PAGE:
Even nicer would be the ability to adjust calibration compensation data on the device via downlink messages. The data then comes in already calibrated without the need to maintain calibration data for each device on a server.
Exactly. The only reason to send calibration data down to the node would be if it also drives a local humidity display; but even if it does, there’s more consistency in transmitting the raw value and applying (potentially more sophisticated) compensation infrastructure side - including the ability to go back and re-evaluate past data if assumptions change.
Eg, you can transmit raw values as uplink, but also downlink calibration information that can be used to make a more crude correction to drive an on-device display.
@descartes: You are spot on with your comment whether it’s for 10 or 10.000pcs.
Also: is it a (semi)professional or industrial application?
The user-case would dictate the components to use, for both the Transceiver/mcu part and for the sensor side.
Personally I wouldn’t use an Arduino for an industrial application, but a Miromico module. They are available with STM, Renesas and Maxim microcontrollers.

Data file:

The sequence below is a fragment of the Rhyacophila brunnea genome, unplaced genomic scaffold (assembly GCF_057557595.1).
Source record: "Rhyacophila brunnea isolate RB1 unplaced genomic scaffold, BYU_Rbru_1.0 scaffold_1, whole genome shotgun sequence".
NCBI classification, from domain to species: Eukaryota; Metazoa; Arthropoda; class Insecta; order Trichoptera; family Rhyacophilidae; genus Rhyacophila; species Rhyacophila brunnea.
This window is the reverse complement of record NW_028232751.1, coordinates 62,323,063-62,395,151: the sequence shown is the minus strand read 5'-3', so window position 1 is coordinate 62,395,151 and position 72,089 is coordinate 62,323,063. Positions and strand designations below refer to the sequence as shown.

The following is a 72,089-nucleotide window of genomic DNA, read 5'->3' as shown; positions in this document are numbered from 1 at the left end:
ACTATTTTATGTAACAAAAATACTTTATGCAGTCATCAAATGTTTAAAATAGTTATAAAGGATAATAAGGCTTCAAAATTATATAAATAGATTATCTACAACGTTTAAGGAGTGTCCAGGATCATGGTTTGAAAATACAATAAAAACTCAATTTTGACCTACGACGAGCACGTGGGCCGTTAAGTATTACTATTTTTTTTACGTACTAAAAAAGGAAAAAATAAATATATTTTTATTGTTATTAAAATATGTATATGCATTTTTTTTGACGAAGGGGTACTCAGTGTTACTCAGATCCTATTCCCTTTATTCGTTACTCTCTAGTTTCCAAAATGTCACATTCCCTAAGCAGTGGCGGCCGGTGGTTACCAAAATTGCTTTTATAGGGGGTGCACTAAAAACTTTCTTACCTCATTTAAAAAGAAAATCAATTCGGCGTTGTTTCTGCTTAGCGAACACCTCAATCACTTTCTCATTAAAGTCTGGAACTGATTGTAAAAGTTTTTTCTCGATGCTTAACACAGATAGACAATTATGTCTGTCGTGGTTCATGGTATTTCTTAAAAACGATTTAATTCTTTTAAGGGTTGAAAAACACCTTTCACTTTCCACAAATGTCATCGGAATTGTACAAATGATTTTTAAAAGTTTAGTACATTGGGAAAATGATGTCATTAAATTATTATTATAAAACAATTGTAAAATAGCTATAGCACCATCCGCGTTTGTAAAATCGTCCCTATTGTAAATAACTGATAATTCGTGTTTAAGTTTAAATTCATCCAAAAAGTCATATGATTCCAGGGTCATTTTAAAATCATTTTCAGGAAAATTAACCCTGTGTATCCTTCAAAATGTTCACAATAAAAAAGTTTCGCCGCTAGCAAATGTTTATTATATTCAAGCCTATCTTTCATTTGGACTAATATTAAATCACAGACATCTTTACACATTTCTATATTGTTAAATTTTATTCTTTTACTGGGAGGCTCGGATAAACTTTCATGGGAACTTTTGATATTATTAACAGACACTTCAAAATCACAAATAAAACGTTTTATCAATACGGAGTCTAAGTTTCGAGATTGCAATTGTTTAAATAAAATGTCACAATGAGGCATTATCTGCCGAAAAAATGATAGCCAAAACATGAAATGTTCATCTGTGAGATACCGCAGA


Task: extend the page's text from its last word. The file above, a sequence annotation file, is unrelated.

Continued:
Also I like the Renesas/IDT HS3001 for temperature and humidity. It’s very accurate and extremely stable over time.
Being stable would eliminate the need for an annual calibration
@LouThings I am not sure about the DHT22. We are requiring a precision of 0.4 degrees C and 2% humidity. It looks to be quite stable compared to the sensors we have installed right now. A initial calibration will tell if it is working over the range.
The calibration is mandatory for our procedures. Even if the device is extremely stable.
I am currently evaluating the Hardware we could use, it needs to be friendly priced. But also the size of the total package needs to be taken into a count.
Adafruit Feather 32u4 RFM95 (€41,95)
Arduino Nano Every with headers with RFM95 (€12,50 for arduino €8,50 for rfm95)
Arduino MKR WAN 1310 - LoRa (€39,95)
Our usecase, provided that the prototype is successful is to use it in about 100 locations. Arduino seems an easy way to go since im familiar with the code.
You should probably look at ARM based platforms not ATmega based ones. The 32u4 should be crossed right off the list due to limited memory resources, the nano every might barely survive but still doesn’t offer much advantage since the radio doesn’t share its wide voltage range.
It’s not clear that there’s currently any TTN V3 compatible codebase maintained for either of those.
More importantly, consider the initial board only a proof-of-concept since you’d probably move to placing the same processor and radio module on your own with the needed sensor.
So for example, look at the Feather M0 LoRa, but price it in terms of the constituent parts.
Arduino seems an easy way to go since im familiar with the code.
Arduino tends to make it easy to get started but then a real nightmare later since it insists on doing absolutely everything in a way that is both non-standard and truly terrible in terms of software development practice.
Fortunately there is the option of later going to a non-Arduino codebase on the same hardware.